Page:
At the time Paul wrote this letter, Christians were persecuted mainly by the Jewish community (who resented the inclusion of Gentiles). The Judaistic version of Christianity (forcing Gentile converts to become Jews) effectively reduced it to no more than a sect within Judaism, and thus made it more acceptable. So the Judaisers were not really motivated by zeal for God and His Law, but by self-interest (verse 12).
It is a perennial temptation for the Church to soft-pedal the message of the cross and replace it with a ‘safer’ religion – a religion of externals. For it is much easier to perform a ritual than to change one’s heart. The other problem with rituals is that they can all too easily be corrupted into a means of impressing other people. But a true Christian does not place any reliance on performance, or on any of the other stuff (e.g. holy objects, pilgrimages) that ‘tick all the right boxes’ for worldly religion. It is worldly religion that lays undue emphasis on external things – such as the mode of baptism, and other distinguishing marks between denominations. When the sign becomes more important than what it is supposed to represent, then something has gone seriously wrong.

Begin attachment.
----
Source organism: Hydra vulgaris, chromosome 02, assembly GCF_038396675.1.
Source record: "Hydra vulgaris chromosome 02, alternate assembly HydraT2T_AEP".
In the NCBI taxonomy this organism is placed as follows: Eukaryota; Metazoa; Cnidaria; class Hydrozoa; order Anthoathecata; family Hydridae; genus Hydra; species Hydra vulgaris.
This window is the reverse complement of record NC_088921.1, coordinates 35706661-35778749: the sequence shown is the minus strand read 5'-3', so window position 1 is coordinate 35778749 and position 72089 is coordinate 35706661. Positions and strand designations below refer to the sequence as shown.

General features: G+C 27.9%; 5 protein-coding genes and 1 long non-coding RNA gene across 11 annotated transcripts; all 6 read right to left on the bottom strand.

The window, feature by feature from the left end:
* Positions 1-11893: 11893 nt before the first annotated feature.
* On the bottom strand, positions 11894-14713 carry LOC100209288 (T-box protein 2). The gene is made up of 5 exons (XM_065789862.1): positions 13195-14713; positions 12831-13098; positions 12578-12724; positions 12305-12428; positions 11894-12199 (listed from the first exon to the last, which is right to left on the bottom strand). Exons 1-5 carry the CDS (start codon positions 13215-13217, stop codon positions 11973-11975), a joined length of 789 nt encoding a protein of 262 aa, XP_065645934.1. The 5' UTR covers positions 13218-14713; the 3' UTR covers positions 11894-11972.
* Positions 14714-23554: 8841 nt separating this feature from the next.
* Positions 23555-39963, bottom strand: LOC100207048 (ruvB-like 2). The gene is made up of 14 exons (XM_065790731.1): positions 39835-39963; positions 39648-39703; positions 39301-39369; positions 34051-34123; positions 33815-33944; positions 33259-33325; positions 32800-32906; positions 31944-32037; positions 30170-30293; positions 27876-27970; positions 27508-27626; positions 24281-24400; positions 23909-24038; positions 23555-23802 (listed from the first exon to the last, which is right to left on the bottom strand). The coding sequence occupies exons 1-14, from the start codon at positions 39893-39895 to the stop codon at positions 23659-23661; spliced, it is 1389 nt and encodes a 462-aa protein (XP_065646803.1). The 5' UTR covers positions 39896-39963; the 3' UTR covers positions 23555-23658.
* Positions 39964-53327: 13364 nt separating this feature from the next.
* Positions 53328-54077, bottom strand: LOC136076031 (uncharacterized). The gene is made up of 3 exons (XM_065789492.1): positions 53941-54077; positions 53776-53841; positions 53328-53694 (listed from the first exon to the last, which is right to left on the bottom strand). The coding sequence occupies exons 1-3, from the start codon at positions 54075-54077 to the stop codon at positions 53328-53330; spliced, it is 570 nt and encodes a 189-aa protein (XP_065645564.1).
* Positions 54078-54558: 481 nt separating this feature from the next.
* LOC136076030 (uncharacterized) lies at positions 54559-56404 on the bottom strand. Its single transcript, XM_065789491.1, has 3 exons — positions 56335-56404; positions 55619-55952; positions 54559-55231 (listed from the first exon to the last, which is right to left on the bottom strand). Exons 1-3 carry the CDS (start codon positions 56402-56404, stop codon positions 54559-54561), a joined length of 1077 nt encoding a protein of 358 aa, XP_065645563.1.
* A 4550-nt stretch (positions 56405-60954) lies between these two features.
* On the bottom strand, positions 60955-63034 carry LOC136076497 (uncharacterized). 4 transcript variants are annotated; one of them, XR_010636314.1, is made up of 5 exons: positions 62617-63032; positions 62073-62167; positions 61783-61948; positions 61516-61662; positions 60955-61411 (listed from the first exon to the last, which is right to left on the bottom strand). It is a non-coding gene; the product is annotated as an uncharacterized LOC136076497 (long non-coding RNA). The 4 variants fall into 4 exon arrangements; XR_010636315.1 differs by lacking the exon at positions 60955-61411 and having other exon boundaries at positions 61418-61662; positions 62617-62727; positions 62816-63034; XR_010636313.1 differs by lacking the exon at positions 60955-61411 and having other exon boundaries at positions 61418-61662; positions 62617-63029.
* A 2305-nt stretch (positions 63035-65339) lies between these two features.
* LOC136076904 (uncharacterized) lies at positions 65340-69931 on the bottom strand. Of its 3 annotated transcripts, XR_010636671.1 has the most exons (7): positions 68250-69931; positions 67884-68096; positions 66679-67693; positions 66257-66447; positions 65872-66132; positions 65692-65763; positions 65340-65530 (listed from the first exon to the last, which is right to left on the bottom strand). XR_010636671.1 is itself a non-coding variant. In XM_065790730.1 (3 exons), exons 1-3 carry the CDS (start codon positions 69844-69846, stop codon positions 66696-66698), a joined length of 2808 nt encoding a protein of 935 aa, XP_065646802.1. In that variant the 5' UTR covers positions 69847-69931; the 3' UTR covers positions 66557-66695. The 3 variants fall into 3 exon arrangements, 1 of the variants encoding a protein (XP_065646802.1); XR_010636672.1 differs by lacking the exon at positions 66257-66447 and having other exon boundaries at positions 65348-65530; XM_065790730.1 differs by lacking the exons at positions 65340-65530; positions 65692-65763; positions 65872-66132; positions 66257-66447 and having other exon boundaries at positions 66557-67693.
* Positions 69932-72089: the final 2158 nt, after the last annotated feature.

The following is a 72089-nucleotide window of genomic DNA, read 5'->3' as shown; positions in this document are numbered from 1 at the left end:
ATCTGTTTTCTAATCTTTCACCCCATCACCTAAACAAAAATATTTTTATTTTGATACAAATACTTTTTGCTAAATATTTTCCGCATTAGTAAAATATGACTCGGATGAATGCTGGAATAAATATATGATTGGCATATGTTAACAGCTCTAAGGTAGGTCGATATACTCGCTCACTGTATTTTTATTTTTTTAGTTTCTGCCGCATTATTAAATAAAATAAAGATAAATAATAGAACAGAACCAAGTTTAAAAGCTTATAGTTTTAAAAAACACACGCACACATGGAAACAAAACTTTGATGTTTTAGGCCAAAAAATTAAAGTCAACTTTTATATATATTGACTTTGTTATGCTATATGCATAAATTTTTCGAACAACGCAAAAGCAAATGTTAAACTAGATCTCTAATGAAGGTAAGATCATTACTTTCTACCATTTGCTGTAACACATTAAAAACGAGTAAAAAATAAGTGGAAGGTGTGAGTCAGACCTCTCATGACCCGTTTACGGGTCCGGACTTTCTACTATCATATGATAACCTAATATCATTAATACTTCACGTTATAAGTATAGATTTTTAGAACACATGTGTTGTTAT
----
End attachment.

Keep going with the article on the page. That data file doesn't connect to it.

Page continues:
Paul’s values had undergone a complete reversal, and were no longer the values of the world. His pride was not in anything that he had done, but in what Christ had done for him. “May I never boast except in the cross of our Lord Jesus Christ.” (verse 14) To join Christ means joining Him on the road to the cross – where people laugh, jeer and spit at you. But if we are truly committed to following Jesus, then what the world thinks will no longer matter to us very much. All the old symbols (the kind of thing that the world considers important) have become irrelevant; God’s people are now recognised by the inner transformation that comes from the Holy Spirit – the new creation (verse 15). “It is we who are ‘the circumcision’, we who serve God by His Spirit, who boast in Christ Jesus, and who put no confidence in the flesh.” (Philippians 3:3) The Church must never forget this…